SAN JOSE, Calif. -- A police department beset by staffing shortages and under routine fire from irked residents sought some balance Wednesday by highlighting patrol work that over the past week solved separate strings of armed robberies and burglaries.
In tough budget times, the cloud of police understaffing looms over every public-safety discussion in the country's 10th largest city. Without dismissing those troubles, the department said the cases illustrate how the officers who remain, while stretched as never before, are still doing effective work.
"No matter what happens around these officers, what environment, they go out in the field and get it done," said Sgt. Jason Dwyer, a police spokesman.
The trumpeting comes on the heels of two high-profile cases that have embodied residents' frustration about a dwindling patrol force and the ensuing slowed response times: the home-invasion robbery Monday of an elderly couple and the New Year's Eve killing of an alleged burglar by an apartment maintenance worker.
Interim Police Chief Larry Esquivel said shortly before he took his post that he wanted to boost morale within the department and stem the exodus of officers unhappy over wage and benefit cuts.
"This is going to be the first of many opportunities to highlight positive work," Dwyer said. "With the current climate, there's so much focus on the negative. This is not an eraser, but we want to push the positive."
brass are highlighting two capers that were solved within minutes of each other Sunday night. The first involved a string of commercial burglaries in South San Jose in the area of Highway 85 and Meridian Avenue. Police say Officers Chris Drew and Douglas Gates were following up on the reports and found a vehicle seen at or near the burglaries and after processing it for evidence got on the trail of four people they suspected of committing the thefts.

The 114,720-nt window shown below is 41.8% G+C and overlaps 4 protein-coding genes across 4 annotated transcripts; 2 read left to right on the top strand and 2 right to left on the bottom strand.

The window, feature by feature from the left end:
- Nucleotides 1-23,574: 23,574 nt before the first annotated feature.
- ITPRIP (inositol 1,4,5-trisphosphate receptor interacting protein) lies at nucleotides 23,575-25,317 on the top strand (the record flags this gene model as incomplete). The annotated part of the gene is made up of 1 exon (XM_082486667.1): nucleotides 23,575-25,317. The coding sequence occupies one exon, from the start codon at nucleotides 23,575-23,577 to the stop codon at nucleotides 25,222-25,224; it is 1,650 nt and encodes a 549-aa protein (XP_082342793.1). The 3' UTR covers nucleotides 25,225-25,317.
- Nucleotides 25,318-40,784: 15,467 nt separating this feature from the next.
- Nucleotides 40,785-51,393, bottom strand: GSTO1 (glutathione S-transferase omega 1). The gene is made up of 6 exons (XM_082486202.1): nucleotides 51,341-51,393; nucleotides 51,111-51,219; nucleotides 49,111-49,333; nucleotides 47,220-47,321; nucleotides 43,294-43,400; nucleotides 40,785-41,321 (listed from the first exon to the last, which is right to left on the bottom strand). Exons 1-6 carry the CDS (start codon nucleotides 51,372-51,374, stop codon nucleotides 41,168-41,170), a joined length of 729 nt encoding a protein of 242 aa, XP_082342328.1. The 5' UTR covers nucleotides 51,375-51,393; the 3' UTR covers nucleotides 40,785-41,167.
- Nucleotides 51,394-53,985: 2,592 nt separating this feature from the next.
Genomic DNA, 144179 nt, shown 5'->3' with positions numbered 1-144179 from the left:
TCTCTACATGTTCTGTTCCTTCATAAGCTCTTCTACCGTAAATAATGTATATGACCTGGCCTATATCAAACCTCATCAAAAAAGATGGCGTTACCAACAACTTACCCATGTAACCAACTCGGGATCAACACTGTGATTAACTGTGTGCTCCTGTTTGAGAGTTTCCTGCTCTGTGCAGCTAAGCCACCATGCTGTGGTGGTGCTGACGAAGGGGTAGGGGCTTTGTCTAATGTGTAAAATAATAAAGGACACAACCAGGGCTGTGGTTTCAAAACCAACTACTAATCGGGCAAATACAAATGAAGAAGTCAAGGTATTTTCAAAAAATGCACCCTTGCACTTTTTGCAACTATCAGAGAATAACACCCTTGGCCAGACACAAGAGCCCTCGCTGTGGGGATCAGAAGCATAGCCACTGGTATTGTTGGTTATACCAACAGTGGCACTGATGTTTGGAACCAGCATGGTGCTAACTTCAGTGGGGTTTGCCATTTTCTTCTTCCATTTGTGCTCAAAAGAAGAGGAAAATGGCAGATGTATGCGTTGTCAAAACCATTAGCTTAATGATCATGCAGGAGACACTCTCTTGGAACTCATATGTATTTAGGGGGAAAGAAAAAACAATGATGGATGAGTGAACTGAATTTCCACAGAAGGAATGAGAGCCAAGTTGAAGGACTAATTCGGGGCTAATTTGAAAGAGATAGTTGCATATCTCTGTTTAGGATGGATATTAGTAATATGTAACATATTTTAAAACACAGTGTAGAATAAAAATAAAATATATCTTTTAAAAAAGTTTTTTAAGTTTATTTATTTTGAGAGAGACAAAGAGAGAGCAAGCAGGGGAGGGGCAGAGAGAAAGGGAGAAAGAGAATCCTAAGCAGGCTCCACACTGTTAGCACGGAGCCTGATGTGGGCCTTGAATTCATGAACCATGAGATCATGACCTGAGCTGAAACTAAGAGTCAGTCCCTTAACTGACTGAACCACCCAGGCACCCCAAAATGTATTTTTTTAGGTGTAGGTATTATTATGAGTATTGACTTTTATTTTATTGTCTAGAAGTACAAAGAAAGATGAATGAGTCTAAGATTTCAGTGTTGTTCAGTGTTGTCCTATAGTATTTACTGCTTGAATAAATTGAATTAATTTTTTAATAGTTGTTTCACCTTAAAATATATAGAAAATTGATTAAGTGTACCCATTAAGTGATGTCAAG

They arrested two adults and two juveniles after finding them with stolen property and connected them to nine burglaries, including two that were committed in nearby Campbell. Councilman Donald Rocha represents the area, which experienced a 50 percent increase in burglaries and a car-theft spike topping 90 percent over the past year.
"The increase in residential burglaries is a major concern, and residents are making it very clear that they're not happy with it," Rocha said. "It's unanimous from the mayor and council that police have done a fantastic job given the resources they have. Any shortcomings are on our backs, not the police department's. Our job is to go forward and reinvest in public safety."
About 10 minutes after the burglary case was closed, two men, one of them armed, robbed a pedestrian on Durant Avenue off Senter Road around 10:30 p.m. and drove away. The victim's description of their vehicle helped Officer Chris Camarillo spot the fleeing car near Monterey Highway and Curtner Avenue. The two occupants were arrested and found with property linking them to two other armed robberies, police said. Officers also found a loaded gun in the car.
Dwyer said the cases exemplify what a skilled patrol force can accomplish.
"One is where they're being vigilant and being in the right place at the right time. The other is doing detective work," he said.
That investigative burden is increasingly falling on patrol officers on the beat, Dwyer said. A number of those officers have experience in investigations through serving rotations as detectives or because they were detectives before being reallocated to the street to bolster patrol.
"A lot of these burglary arrests are being made by detective-level investigations at the patrol level," Dwyer said.
As of the beginning of January, fewer than 600 officers were assigned to patrol about one million residents, meaning that at any given time around 70 are manning the streets. The size of the overall force has shrunk from 1,409 in 2008 to 1,061, a figure that includes not-yet-street-ready recruits.
Dwyer said as recently as 2005, 40 percent of patrol officers workloads were designated as "free time," an opportunity to perform follow-up work on investigations and develop their beat. That has all but disappeared, resulting in a diminished ability to close cases like the serial burglaries solved Sunday.
"This is just one scenario; how many others like this aren't investigated because they don't have time?" Dwyer said. "There could be evidence there, and they don't have the time because there are 30 calls waiting."
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